It's important for writers whose experiences aren't represented in literature to write what they know - but there are still universal truths to be found within the classics, says the My Name is Leon author
Even before I started writing seriously I remember hearing the phrase ‘write what you know’. I think that can be a discouraging bit of advice. How many of us have fascinating lives that can bear the seven or eight hours it takes to read a book?
I later heard a different version that says ‘write what you know to be true.’ That’s more like it. What we know to be true about people, or the world or having a broken heart or stealing from your Mum’s purse, now that’s different. We can transpose that true feeling into someone else in a different time and place and create an interesting narrative.
On another level, writing what we know is important and necessary especially if we come from a background that isn’t often represented in print. I was brought up on a diet of the classics, Brontë, Austen, Dickens, Shakespeare that certainly didn’t represent my life or background. But there’s space in this cannon for stories from a broader experience and for a broader readership. Recently, Pigeon English by Stephen Kelman and Anita and Me by Meera Syall have both appeared on the curriculum for A level English which is a step in the right direction I think.
That’s not to say there is nothing to learn from the classics. One of my favourite authors is Isaac Bashevis Singer, the master of the micro-tell; the gesture of the head, the watch placed on the table, the lack of a goodbye. He is superb. Chekhov too, who could convey a whole world in a short space, a complete character by the way he buttoned his jacket. As any writer will tell you, there are some books that can bear dissection over and over again. I heard someone say recently that a classic is a book that has finished saying what it’s got to say. I think that’s true. They contain universal truths that are as relevant today as they were when they were written, The Grapes of Wrath, Nineteen Eighty-Four, To Kill a Mockingbird.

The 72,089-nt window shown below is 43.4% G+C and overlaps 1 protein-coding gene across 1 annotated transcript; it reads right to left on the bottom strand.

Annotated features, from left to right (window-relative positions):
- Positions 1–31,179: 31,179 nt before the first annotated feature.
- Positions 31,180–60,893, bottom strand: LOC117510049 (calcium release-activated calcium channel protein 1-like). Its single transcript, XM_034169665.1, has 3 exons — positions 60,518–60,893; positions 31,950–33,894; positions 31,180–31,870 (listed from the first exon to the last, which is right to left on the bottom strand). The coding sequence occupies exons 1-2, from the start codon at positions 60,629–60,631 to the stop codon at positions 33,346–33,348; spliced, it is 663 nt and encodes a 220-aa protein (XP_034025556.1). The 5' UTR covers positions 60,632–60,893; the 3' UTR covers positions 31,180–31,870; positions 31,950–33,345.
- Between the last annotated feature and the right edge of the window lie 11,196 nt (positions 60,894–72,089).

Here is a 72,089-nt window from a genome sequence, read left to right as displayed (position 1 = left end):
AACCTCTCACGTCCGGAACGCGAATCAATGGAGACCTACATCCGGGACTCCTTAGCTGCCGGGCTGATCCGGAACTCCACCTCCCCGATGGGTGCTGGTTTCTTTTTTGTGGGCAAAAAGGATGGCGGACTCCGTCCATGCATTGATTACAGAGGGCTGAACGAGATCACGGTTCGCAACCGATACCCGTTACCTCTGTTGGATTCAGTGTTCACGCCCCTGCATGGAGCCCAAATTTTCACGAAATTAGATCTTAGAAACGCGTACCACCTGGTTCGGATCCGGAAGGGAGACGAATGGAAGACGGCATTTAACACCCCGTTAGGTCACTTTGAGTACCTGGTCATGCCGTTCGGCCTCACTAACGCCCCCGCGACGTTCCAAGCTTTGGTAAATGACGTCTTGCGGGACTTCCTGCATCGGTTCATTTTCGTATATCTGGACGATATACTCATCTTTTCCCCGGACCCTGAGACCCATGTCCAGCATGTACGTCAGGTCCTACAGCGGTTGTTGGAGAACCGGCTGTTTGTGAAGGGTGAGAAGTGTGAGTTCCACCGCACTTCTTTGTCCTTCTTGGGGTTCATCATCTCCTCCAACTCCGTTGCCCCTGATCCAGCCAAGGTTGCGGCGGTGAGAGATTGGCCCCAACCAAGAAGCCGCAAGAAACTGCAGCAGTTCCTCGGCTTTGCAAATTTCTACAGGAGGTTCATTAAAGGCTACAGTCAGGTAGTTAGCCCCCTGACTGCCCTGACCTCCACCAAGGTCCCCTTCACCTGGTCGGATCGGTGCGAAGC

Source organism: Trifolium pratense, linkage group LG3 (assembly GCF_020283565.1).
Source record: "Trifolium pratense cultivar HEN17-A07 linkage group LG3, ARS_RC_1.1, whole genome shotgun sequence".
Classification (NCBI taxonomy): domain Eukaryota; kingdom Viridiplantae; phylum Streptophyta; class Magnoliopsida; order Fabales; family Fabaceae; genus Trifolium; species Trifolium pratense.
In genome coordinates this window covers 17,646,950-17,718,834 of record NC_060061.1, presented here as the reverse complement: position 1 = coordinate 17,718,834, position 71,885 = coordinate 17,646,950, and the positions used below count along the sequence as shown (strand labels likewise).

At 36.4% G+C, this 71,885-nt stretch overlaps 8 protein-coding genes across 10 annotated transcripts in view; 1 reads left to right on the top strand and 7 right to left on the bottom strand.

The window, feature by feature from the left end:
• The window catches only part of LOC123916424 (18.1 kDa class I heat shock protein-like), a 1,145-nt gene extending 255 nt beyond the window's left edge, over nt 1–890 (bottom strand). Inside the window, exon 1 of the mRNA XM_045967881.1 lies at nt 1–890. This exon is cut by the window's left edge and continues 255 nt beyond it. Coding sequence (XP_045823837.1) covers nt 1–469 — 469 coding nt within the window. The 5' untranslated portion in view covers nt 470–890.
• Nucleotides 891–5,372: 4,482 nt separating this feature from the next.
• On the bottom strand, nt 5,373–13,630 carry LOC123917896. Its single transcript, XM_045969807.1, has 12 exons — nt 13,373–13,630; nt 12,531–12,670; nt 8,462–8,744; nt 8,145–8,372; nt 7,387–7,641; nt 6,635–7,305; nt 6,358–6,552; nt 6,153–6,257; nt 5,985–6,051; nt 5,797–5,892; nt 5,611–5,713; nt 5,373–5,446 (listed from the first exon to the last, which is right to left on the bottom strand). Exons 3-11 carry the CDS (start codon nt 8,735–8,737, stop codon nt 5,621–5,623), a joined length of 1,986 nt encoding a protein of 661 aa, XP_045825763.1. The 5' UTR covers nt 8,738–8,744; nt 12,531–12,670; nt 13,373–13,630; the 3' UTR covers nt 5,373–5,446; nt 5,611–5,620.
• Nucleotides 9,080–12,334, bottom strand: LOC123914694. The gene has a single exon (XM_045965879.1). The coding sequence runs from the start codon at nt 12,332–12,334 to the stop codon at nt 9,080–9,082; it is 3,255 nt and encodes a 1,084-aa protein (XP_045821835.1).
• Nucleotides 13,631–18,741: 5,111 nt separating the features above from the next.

Next to my bed I have a massive To Read pile. I’m halfway through Whatever You love by Louise Doughty from 2010 and I’ve just downloaded the audio version of Ulysses by James Joyce. It’s 27 hours 23 minutes. Is it worth spending that much time on a book written 110 years ago? What will it tell me? I’ll let you know.
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**AN INTERNATIONAL BESTSELLER**
**SHORTLISTED FOR THE COSTA FIRST NOVEL AWARD 2016**
'Unforgettable, heartbreaking and uplifting - just read it' Daily Mail
'My debut of the year so far... heartbreaking and warm at the same time' Stylist
'Authentic and beautiful, urgent and honest, this novel does what only the best do: it quietly makes room in your heart' Chris Cleave, bestselling author of The Other Hand
A brother chosen. A brother left behind. And a family where you'd least expect to find one.
Leon is nine, and has a perfect baby brother called Jake. They have gone to live with Maureen, who has fuzzy red hair like a halo, and a belly like Father Christmas. But the adults are speaking in low voices, and wearing Pretend faces. They are threatening to give Jake to strangers. Since Jake is white and Leon is not.
As Leon struggles to cope with his anger, certain things can still make him smile - like Curly Wurlys, riding his bike fast downhill, burying his hands deep in the soil, hanging out with Tufty (who reminds him of his dad), and stealing enough coins so that one day he can rescue Jake and his mum.
Evoking a Britain of the early eighties, My Name is Leon is a heart-breaking story of love, identity and learning to overcome unbearable loss. Of the fierce bond between siblings. And how - just when we least expect it - we manage to find our way home.
'Powerful and gorgeously written... uplifting and full of hope' Good Housekeeping